Jason Kahn

Associate Professor

Education

  • Harvard College, A.B. 1983
  • Universität Erlangen-Nürnberg 1983-1984
  • University of California, Berkeley, Ph.D. 1990
  • Yale University, NIH Postdoctoral Fellow 1990-1994

Professional Experience

  • Associate Professor, Dept. of Chemistry and Biochemistry, University of Maryland, College Park, 2000-present
  • Visiting Scientist, School of Molecular and Microbial Biosciences, The University of Sydney, Australia, 2003-2004
  • Assistant Professor, Dept. of Chemistry and Biochemistry, University of Maryland, College Park, 1994-2000
  • Research Associate, Institut für Organische Chemie, Univ. Erlangen-Nürnberg, Germany, 1983-1984

Research Interests

  • DNA structure and topology in multi-protein DNA complexes and DNA loops.
  • Construction of nanoscale objects using DNA and protein-DNA complexes.
  • DNA packaging by peptides used for transfection of DNA and siRNA.
  • Role of DNA structure in transcription and gene regulation.
  • Detailed Research Description

Professional Societies

AAAS, American Chemical Society, Biophysical Society Professional Service Alternate Councilor, American Chemical Society, 2005-2007. Membership Committee, Biophysical Society, 2002-2005. Grant reviewing: NIH, NSF, Australian NHMRC, Israeli ISF, MIPs, DOE, AFOSR, 1994-present.

Major Recognitions and Honors

  • Outstanding Student Employer of the Year (for research mentoring), University of Maryland, College Park, 1999.
  • Certificate of Teaching Excellence, University of Maryland, College Park, 1997.
  • NSF Career Award, 1997-2002.
  • NIH Postdoctoral Fellowship, 1990-1993.
  • National Research Service Award Training Grant,
  • 1987-1989, National Science Foundation Predoctoral Fellowship, 1984-1987. Phi Beta Kappa, 1982. National Merit Scholarship, 1979.

Students Mentored

Nine Ph.D. graduates, two thesis M.S. and four non-thesis M.S. graduates, 16 undergraduates, two technicians, and three post-docs mentored. Currently supervising four doctoral candidates and one undergraduates.

Protein-DNA Structure, Function, Design

The Kahn laboratory is interested in the analysis, structure, function, and design of protein-DNA complexes, focusing on the 50-1000 bp length scale. This is the biologically-relevant domain of multi-protein DNA complexes, DNA looping, chromatin, and DNA topology, and a quantitative understanding of these effects will support accurate systems biology predictions. We study the shapes (bending, twisting, topology) and flexibility of protein-DNA complexes and DNA loops, the functional consequences of changes in shape, and the design and control of DNA and protein-DNA shape. We use molecular biology techniques like DNA ring closure, electrophoretic mobility shift assays, and footprinting to guide hypotheses, and then move on to characterization with biophysical chemistry techniques such as fluorescence resonance energy transfer (FRET), single-molecule FRET, and atomic force microscopy (AFM). We apply analytical, Monte Carlo, and rod mechanics simulation methods to cyclization and topology results. The work has been funded by NIH and by NSF. We also have more applied interests in the use of nucleic acids for diagnostics and therapeutics. In collaboration with Celadon Laboratories, we have used absorbance melting curves to define the hybridization thermodynamics of modified oligonucleotides (Locked Nucleic Acid), with an eye to improving probe design. In collaboration with James Mixson at Univ. Maryland, Baltimore, we have applied biophysical techniques to the packaging of siRNA and of DNA plasmids for gene therapy by small histidine/lysine rich branched peptides. Work has been funded by NIH and by the Maryland Industrial Partnerships (MIPs). Representative projects are described below. A complete publication list and comprehensive PowerPoint presentations are available at http://www.biochem.umd.edu/biochem/kahn.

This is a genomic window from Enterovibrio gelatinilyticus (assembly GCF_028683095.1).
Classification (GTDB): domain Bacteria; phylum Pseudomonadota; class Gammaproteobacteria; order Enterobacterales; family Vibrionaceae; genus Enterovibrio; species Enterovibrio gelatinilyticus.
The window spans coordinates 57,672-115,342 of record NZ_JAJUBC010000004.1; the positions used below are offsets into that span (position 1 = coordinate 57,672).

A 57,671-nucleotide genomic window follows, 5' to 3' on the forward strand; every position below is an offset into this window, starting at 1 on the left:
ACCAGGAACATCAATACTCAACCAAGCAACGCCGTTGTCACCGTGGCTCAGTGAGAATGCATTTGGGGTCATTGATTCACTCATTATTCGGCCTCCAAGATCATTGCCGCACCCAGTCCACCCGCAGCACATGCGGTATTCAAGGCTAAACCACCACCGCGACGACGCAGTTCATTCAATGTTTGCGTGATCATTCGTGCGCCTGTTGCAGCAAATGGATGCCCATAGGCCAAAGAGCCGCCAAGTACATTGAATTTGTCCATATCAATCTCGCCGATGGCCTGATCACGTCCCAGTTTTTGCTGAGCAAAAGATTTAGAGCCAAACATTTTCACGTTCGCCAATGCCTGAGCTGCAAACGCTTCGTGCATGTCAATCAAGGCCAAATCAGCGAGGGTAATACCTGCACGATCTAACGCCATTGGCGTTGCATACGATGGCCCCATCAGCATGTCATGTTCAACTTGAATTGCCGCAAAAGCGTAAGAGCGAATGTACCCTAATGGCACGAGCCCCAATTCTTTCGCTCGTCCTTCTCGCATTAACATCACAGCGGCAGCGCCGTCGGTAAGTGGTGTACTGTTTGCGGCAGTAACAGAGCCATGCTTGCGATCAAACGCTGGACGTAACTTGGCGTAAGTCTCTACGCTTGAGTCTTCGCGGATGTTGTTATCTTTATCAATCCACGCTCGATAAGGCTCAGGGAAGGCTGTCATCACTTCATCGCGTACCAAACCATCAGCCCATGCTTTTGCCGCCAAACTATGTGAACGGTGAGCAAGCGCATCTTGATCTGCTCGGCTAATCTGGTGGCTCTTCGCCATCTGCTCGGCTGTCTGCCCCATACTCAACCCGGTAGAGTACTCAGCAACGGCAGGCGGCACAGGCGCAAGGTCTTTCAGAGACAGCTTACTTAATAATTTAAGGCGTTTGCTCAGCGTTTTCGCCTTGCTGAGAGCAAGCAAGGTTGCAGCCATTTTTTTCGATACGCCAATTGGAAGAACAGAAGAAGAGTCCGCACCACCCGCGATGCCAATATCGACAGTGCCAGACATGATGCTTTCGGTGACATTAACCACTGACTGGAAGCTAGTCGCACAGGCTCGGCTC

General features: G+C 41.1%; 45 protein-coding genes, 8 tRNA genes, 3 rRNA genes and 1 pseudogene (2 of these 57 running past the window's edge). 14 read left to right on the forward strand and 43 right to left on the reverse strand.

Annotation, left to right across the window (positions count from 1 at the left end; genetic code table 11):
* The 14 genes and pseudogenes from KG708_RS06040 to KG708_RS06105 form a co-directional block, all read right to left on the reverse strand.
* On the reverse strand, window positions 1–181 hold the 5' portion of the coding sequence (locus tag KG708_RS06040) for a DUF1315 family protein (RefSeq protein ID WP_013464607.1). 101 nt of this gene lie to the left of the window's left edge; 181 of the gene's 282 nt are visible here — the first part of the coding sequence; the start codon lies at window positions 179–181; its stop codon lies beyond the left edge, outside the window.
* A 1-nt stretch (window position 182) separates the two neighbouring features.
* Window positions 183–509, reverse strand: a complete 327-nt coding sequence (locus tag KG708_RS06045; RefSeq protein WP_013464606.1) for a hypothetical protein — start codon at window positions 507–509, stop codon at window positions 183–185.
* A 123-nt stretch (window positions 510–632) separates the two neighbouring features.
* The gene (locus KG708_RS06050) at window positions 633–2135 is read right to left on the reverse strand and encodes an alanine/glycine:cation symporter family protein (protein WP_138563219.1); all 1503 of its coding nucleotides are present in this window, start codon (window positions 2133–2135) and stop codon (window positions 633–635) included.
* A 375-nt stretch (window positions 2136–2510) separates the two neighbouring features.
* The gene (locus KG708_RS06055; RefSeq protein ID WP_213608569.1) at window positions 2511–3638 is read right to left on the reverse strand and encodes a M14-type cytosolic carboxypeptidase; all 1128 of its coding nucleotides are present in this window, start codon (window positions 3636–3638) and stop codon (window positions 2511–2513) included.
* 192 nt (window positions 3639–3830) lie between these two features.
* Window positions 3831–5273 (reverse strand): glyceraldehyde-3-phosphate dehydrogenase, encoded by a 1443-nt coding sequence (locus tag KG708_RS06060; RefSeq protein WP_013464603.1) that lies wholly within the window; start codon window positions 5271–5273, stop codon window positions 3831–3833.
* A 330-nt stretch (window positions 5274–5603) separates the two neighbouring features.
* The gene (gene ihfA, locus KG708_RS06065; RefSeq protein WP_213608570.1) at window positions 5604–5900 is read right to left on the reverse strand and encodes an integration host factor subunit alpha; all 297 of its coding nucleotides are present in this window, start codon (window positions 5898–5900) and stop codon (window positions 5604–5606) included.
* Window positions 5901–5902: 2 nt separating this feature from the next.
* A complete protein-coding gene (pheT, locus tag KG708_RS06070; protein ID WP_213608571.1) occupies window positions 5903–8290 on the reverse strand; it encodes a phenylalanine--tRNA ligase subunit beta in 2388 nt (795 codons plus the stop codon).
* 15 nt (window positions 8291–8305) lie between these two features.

The Lac Repressor bis the archetypal DNA looping protein. DNA constructs designed to stabilize different putative DNA loops provided hyperstable DNA loops anchored by the repressor, but the loops can exist in at least two conformations that are distinguishable using topology as well as bulk and single-molecule FRET. This work has led to fruitful collaborations with single-molecule biophysicists interested in the control of DNA looping (English, Meiners), mechanical engineers interested in DNA as an elastic rod (Goyal, Perkins), and molecular biologists interested in the action of DNA bending proteins in vivo (Maher). We have recently mapped the energy landscape for different loops over a sequence space of designed curved DNA, demonstrating that rod mechanics predictions for relative loop stabilities are remarkably accurate but also illuminating a requirement for protein flexibility (see Haeusler et al., Nucleic Acids Research 2012). Currently we are most excited about extending our understanding of looping to the engineering of DNA and protein partners that form designed DNA loops and self-assembled protein-DNA nanostructures.

Locked Nucleic Acid (LNA) is the most useful modified nucleic acid due to its enhanced thermal stability and resistance to nucleases. We performed the first thorough characterization of the sequence-dependent hybridization thermodynamics of internally LNA-modified DNA using UV absorbance melting curves, in collaboration with Celadon Labs; see McTigue et al. (2004), Biochemistry 43, 5388-5405. Along with subsequent work funded by SBIR grants to Celadon, this database enables improved design of LNA-modified primers, probes, and therapeutics that exhibit high specificity and stability even for very short molecules; we have demonstrated their utility for PCR and sequencing.

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